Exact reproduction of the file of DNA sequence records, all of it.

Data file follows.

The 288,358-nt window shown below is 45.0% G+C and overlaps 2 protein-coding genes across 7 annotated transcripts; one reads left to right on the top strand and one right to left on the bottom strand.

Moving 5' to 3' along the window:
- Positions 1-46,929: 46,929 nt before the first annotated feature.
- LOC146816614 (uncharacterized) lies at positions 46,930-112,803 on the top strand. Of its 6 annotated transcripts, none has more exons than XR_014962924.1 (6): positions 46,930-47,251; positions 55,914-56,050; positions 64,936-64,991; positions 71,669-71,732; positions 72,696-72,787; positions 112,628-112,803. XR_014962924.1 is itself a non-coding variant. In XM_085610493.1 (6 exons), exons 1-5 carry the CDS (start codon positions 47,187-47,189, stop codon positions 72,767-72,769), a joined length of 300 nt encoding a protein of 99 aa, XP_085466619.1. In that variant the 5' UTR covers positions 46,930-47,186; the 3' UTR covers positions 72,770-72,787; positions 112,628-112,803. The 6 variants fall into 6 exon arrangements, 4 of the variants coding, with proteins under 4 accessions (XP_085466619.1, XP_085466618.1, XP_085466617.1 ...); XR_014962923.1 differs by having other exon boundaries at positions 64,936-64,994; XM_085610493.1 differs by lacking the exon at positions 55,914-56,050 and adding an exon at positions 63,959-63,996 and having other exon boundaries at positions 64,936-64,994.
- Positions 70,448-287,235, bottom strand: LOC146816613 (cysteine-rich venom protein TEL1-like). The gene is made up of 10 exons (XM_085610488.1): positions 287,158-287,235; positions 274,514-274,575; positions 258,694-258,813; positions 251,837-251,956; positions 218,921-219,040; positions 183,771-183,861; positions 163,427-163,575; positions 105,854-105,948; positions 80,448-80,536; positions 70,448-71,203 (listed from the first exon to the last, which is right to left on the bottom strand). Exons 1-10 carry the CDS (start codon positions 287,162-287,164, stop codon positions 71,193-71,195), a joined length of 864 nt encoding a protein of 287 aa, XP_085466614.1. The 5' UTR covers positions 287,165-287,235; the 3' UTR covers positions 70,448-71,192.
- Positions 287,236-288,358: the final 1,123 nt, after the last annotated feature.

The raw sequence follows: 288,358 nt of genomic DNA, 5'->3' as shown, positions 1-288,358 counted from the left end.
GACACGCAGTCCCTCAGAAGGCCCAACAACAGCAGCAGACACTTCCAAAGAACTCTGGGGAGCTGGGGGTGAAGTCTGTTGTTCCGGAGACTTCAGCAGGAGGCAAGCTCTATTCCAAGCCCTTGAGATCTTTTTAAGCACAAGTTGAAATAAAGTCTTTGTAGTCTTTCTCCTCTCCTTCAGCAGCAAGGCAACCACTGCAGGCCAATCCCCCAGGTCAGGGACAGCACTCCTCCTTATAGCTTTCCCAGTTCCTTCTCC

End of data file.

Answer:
The 288,358-nt window shown below is 45.0% G+C and overlaps 2 protein-coding genes across 7 annotated transcripts; one reads left to right on the top strand and one right to left on the bottom strand.

Moving 5' to 3' along the window:
- Positions 1-46,929: 46,929 nt before the first annotated feature.
- LOC146816614 (uncharacterized) lies at positions 46,930-112,803 on the top strand. Of its 6 annotated transcripts, none has more exons than XR_014962924.1 (6): positions 46,930-47,251; positions 55,914-56,050; positions 64,936-64,991; positions 71,669-71,732; positions 72,696-72,787; positions 112,628-112,803. XR_014962924.1 is itself a non-coding variant. In XM_085610493.1 (6 exons), exons 1-5 carry the CDS (start codon positions 47,187-47,189, stop codon positions 72,767-72,769), a joined length of 300 nt encoding a protein of 99 aa, XP_085466619.1. In that variant the 5' UTR covers positions 46,930-47,186; the 3' UTR covers positions 72,770-72,787; positions 112,628-112,803. The 6 variants fall into 6 exon arrangements, 4 of the variants coding, with proteins under 4 accessions (XP_085466619.1, XP_085466618.1, XP_085466617.1 ...); XR_014962923.1 differs by having other exon boundaries at positions 64,936-64,994; XM_085610493.1 differs by lacking the exon at positions 55,914-56,050 and adding an exon at positions 63,959-63,996 and having other exon boundaries at positions 64,936-64,994.
- Positions 70,448-287,235, bottom strand: LOC146816613 (cysteine-rich venom protein TEL1-like). The gene is made up of 10 exons (XM_085610488.1): positions 287,158-287,235; positions 274,514-274,575; positions 258,694-258,813; positions 251,837-251,956; positions 218,921-219,040; positions 183,771-183,861; positions 163,427-163,575; positions 105,854-105,948; positions 80,448-80,536; positions 70,448-71,203 (listed from the first exon to the last, which is right to left on the bottom strand). Exons 1-10 carry the CDS (start codon positions 287,162-287,164, stop codon positions 71,193-71,195), a joined length of 864 nt encoding a protein of 287 aa, XP_085466614.1. The 5' UTR covers positions 287,165-287,235; the 3' UTR covers positions 70,448-71,192.
- Positions 287,236-288,358: the final 1,123 nt, after the last annotated feature.

The raw sequence follows: 288,358 nt of genomic DNA, 5'->3' as shown, positions 1-288,358 counted from the left end.
GACACGCAGTCCCTCAGAAGGCCCAACAACAGCAGCAGACACTTCCAAAGAACTCTGGGGAGCTGGGGGTGAAGTCTGTTGTTCCGGAGACTTCAGCAGGAGGCAAGCTCTATTCCAAGCCCTTGAGATCTTTTTAAGCACAAGTTGAAATAAAGTCTTTGTAGTCTTTCTCCTCTCCTTCAGCAGCAAGGCAACCACTGCAGGCCAATCCCCCAGGTCAGGGACAGCACTCCTCCTTATAGCTTTCCCAGTTCCTTCTCC